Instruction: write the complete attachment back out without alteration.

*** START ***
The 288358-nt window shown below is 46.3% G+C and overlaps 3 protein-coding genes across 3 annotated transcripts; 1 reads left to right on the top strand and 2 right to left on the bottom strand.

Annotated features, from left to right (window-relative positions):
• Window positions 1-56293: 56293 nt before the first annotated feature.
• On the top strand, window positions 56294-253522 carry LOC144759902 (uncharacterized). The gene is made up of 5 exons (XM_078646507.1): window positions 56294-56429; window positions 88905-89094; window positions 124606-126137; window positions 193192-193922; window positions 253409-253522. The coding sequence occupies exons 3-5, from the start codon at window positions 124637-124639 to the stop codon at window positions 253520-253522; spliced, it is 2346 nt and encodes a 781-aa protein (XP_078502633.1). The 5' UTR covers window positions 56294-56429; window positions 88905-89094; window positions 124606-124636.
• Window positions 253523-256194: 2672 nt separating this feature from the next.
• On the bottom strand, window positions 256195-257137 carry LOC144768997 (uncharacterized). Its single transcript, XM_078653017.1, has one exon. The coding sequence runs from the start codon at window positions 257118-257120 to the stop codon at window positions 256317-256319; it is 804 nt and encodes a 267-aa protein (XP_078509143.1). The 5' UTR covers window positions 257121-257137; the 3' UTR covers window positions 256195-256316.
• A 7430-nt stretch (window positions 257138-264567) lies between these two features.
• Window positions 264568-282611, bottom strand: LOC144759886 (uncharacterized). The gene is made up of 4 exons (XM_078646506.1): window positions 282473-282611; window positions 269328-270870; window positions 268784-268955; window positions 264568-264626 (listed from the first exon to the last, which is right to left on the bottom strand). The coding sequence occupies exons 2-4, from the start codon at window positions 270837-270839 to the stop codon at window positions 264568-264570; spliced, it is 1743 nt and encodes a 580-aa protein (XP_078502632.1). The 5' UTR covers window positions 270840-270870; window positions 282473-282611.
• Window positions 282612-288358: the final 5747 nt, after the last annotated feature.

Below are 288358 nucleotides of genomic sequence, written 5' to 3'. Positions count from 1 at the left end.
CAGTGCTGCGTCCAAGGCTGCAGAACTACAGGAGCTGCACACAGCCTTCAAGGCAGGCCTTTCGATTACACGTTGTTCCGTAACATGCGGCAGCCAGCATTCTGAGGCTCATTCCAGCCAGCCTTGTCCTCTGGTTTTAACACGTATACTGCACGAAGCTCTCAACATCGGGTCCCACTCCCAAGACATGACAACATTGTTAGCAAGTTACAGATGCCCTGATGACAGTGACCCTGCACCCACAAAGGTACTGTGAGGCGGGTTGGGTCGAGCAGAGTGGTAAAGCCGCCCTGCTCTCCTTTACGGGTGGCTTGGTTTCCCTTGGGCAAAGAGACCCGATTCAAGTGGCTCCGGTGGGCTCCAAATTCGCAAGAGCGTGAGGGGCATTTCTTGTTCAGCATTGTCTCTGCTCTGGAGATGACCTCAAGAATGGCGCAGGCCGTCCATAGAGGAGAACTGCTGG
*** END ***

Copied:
The 288358-nt window shown below is 46.3% G+C and overlaps 3 protein-coding genes across 3 annotated transcripts; 1 reads left to right on the top strand and 2 right to left on the bottom strand.

Annotated features, from left to right (window-relative positions):
• Window positions 1-56293: 56293 nt before the first annotated feature.
• On the top strand, window positions 56294-253522 carry LOC144759902 (uncharacterized). The gene is made up of 5 exons (XM_078646507.1): window positions 56294-56429; window positions 88905-89094; window positions 124606-126137; window positions 193192-193922; window positions 253409-253522. The coding sequence occupies exons 3-5, from the start codon at window positions 124637-124639 to the stop codon at window positions 253520-253522; spliced, it is 2346 nt and encodes a 781-aa protein (XP_078502633.1). The 5' UTR covers window positions 56294-56429; window positions 88905-89094; window positions 124606-124636.
• Window positions 253523-256194: 2672 nt separating this feature from the next.
• On the bottom strand, window positions 256195-257137 carry LOC144768997 (uncharacterized). Its single transcript, XM_078653017.1, has one exon. The coding sequence runs from the start codon at window positions 257118-257120 to the stop codon at window positions 256317-256319; it is 804 nt and encodes a 267-aa protein (XP_078509143.1). The 5' UTR covers window positions 257121-257137; the 3' UTR covers window positions 256195-256316.
• A 7430-nt stretch (window positions 257138-264567) lies between these two features.
• Window positions 264568-282611, bottom strand: LOC144759886 (uncharacterized). The gene is made up of 4 exons (XM_078646506.1): window positions 282473-282611; window positions 269328-270870; window positions 268784-268955; window positions 264568-264626 (listed from the first exon to the last, which is right to left on the bottom strand). The coding sequence occupies exons 2-4, from the start codon at window positions 270837-270839 to the stop codon at window positions 264568-264570; spliced, it is 1743 nt and encodes a 580-aa protein (XP_078502632.1). The 5' UTR covers window positions 270840-270870; window positions 282473-282611.
• Window positions 282612-288358: the final 5747 nt, after the last annotated feature.

Below are 288358 nucleotides of genomic sequence, written 5' to 3'. Positions count from 1 at the left end.
CAGTGCTGCGTCCAAGGCTGCAGAACTACAGGAGCTGCACACAGCCTTCAAGGCAGGCCTTTCGATTACACGTTGTTCCGTAACATGCGGCAGCCAGCATTCTGAGGCTCATTCCAGCCAGCCTTGTCCTCTGGTTTTAACACGTATACTGCACGAAGCTCTCAACATCGGGTCCCACTCCCAAGACATGACAACATTGTTAGCAAGTTACAGATGCCCTGATGACAGTGACCCTGCACCCACAAAGGTACTGTGAGGCGGGTTGGGTCGAGCAGAGTGGTAAAGCCGCCCTGCTCTCCTTTACGGGTGGCTTGGTTTCCCTTGGGCAAAGAGACCCGATTCAAGTGGCTCCGGTGGGCTCCAAATTCGCAAGAGCGTGAGGGGCATTTCTTGTTCAGCATTGTCTCTGCTCTGGAGATGACCTCAAGAATGGCGCAGGCCGTCCATAGAGGAGAACTGCTGG